- Arteriosclerosis, thrombosis, and vascular biology
- Published almost 5 years ago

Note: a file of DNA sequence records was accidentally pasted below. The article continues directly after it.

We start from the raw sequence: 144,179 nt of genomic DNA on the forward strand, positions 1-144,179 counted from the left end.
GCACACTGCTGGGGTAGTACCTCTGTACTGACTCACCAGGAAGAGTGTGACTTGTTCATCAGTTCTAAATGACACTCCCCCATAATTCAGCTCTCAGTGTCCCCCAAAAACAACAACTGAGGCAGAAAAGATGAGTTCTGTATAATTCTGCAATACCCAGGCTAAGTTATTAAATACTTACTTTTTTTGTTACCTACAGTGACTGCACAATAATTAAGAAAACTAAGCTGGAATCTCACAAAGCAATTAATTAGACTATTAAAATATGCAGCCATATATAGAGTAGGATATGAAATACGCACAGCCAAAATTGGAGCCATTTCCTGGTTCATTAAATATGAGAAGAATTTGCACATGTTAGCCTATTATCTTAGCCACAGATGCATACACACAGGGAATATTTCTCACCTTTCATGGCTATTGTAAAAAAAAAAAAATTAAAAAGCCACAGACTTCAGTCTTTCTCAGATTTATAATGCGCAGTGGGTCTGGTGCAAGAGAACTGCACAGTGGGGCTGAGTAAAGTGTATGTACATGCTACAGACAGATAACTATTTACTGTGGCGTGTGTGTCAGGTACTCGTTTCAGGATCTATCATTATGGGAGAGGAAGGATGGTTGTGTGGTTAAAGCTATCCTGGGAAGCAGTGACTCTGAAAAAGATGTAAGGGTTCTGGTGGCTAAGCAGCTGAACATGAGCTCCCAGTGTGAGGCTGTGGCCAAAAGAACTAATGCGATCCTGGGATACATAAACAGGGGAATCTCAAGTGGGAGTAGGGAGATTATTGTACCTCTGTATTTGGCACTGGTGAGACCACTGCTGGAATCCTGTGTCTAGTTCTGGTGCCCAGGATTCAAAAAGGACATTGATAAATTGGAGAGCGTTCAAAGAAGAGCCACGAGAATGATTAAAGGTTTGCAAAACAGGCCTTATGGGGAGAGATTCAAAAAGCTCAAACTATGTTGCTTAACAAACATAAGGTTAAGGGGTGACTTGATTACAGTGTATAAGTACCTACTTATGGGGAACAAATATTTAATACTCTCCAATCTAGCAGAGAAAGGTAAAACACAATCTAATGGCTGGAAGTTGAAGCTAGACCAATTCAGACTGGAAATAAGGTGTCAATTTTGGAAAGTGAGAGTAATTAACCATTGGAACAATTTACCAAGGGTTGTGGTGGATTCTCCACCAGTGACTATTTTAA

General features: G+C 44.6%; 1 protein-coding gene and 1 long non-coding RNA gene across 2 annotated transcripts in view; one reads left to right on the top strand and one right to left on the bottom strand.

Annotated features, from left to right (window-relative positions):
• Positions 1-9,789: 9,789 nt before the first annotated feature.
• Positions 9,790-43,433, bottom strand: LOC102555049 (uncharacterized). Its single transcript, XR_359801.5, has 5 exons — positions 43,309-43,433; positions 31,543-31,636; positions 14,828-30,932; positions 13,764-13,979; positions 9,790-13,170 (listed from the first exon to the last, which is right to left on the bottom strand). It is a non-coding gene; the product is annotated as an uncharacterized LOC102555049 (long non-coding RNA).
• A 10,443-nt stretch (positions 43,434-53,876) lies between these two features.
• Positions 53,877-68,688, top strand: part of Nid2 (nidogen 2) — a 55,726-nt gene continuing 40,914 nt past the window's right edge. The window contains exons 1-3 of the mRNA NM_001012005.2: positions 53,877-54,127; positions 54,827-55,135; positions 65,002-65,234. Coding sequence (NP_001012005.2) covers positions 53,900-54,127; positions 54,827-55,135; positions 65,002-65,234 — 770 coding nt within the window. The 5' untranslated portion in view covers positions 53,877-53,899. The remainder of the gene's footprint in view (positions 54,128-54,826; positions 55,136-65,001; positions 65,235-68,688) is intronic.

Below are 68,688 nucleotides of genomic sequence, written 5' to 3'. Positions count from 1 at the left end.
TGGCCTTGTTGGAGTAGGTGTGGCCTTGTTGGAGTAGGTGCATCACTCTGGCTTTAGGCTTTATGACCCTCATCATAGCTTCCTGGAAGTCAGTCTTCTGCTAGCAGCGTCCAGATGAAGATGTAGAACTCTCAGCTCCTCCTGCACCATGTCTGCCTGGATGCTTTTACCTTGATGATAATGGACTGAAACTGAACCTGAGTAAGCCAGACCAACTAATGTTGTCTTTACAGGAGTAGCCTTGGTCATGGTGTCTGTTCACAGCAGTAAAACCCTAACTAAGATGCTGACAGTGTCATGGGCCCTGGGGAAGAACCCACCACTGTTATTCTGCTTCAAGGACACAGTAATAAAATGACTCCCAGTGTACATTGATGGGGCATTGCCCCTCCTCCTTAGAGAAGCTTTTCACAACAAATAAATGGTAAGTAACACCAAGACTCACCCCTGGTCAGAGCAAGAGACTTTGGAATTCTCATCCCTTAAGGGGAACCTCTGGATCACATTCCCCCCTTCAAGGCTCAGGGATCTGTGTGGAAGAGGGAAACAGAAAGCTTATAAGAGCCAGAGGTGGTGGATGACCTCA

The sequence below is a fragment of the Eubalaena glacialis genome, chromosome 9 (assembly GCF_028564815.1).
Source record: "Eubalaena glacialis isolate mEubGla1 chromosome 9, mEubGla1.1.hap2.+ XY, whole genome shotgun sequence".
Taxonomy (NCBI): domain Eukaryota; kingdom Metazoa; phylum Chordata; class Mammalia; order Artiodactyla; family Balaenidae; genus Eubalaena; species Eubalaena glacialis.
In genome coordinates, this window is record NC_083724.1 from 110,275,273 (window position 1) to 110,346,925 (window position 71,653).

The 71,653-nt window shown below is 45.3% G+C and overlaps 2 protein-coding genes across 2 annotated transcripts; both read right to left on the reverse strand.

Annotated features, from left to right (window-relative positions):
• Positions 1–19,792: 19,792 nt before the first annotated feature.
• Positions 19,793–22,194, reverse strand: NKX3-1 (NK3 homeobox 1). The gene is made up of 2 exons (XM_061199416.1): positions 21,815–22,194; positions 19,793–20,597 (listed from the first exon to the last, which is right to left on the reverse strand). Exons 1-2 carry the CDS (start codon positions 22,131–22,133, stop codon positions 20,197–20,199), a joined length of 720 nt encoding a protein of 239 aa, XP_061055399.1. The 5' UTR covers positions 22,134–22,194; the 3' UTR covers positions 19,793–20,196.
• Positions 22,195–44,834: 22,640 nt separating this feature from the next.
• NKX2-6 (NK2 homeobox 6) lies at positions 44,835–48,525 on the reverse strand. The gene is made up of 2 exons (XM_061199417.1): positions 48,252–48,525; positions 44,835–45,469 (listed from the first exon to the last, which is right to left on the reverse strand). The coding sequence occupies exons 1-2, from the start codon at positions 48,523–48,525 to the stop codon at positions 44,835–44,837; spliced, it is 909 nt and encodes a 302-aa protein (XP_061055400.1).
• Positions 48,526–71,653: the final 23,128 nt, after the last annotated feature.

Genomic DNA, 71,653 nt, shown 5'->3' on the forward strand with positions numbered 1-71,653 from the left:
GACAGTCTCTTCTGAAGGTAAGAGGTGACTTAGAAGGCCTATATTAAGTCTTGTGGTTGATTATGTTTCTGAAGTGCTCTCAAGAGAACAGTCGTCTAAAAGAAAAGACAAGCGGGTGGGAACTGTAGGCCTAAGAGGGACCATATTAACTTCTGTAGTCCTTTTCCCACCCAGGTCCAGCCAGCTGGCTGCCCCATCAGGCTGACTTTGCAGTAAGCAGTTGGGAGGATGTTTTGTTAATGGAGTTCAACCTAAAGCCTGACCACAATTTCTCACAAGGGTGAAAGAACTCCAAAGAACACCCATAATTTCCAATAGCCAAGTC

OBJECTIVE: Calcific aortic valve disease (CAVD) is a major public health problem with no effective treatment available other than surgery. We previously showed that mature heart valves calcify in response to retinoic acid (RA) treatment through downregulation of the SRY transcription factor Sox9. In this study, we investigated the effects of excess vitamin A and its metabolite RA on heart valve structure and function in vivo and examined the molecular mechanisms of RA signaling during the calcification process in vitro. METHODS AND RESULTS: Using a combination of approaches, we defined calcific aortic valve disease pathogenesis in mice fed 200 IU/g and 20 IU/g of retinyl palmitate for 12 months at molecular, cellular, and functional levels. We show that mice fed excess vitamin A develop aortic valve stenosis and leaflet calcification associated with increased expression of osteogenic genes and decreased expression of cartilaginous markers. Using a pharmacological approach, we show that RA-mediated Sox9 repression and calcification is regulated by classical RA signaling and requires both RA and retinoid X receptors. CONCLUSIONS: Our studies demonstrate that excess vitamin A dietary intake promotes heart valve calcification in vivo. Therefore suggesting that hypervitaminosis A could serve as a new risk factor of calcific aortic valve disease in the human population.